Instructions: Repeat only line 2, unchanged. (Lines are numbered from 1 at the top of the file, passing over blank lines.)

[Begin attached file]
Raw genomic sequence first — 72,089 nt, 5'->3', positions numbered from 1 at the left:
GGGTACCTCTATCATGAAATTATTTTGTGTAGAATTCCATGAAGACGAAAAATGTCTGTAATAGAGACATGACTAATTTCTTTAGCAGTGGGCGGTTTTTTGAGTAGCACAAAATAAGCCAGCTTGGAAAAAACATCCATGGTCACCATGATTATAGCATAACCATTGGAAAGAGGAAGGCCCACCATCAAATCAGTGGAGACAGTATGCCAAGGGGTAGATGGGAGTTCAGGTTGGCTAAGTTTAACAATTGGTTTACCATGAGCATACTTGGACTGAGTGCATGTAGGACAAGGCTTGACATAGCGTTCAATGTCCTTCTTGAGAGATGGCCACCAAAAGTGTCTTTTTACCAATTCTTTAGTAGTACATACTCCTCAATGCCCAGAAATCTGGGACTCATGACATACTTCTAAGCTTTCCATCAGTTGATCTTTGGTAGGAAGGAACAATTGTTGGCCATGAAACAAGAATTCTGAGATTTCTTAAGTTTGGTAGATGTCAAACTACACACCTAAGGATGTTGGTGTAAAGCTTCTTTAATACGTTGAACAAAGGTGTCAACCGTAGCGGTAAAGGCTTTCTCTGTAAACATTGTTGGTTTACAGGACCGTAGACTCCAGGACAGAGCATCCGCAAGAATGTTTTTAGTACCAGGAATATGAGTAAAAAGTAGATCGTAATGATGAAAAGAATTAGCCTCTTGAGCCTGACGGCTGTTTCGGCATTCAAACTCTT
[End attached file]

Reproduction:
GGGTACCTCTATCATGAAATTATTTTGTGTAGAATTCCATGAAGACGAAAAATGTCTGTAATAGAGACATGACTAATTTCTTTAGCAGTGGGCGGTTTTTTGAGTAGCACAAAATAAGCCAGCTTGGAAAAAACATCCATGGTCACCATGATTATAGCATAACCATTGGAAAGAGGAAGGCCCACCATCAAATCAGTGGAGACAGTATGCCAAGGGGTAGATGGGAGTTCAGGTTGGCTAAGTTTAACAATTGGTTTACCATGAGCATACTTGGACTGAGTGCATGTAGGACAAGGCTTGACATAGCGTTCAATGTCCTTCTTGAGAGATGGCCACCAAAAGTGTCTTTTTACCAATTCTTTAGTAGTACATACTCCTCAATGCCCAGAAATCTGGGACTCATGACATACTTCTAAGCTTTCCATCAGTTGATCTTTGGTAGGAAGGAACAATTGTTGGCCATGAAACAAGAATTCTGAGATTTCTTAAGTTTGGTAGATGTCAAACTACACACCTAAGGATGTTGGTGTAAAGCTTCTTTAATACGTTGAACAAAGGTGTCAACCGTAGCGGTAAAGGCTTTCTCTGTAAACATTGTTGGTTTACAGGACCGTAGACTCCAGGACAGAGCATCCGCAAGAATGTTTTTAGTACCAGGAATATGAGTAAAAAGTAGATCGTAATGATGAAAAGAATTAGCCTCTTGAGCCTGACGGCTGTTTCGGCATTCAAACTCTT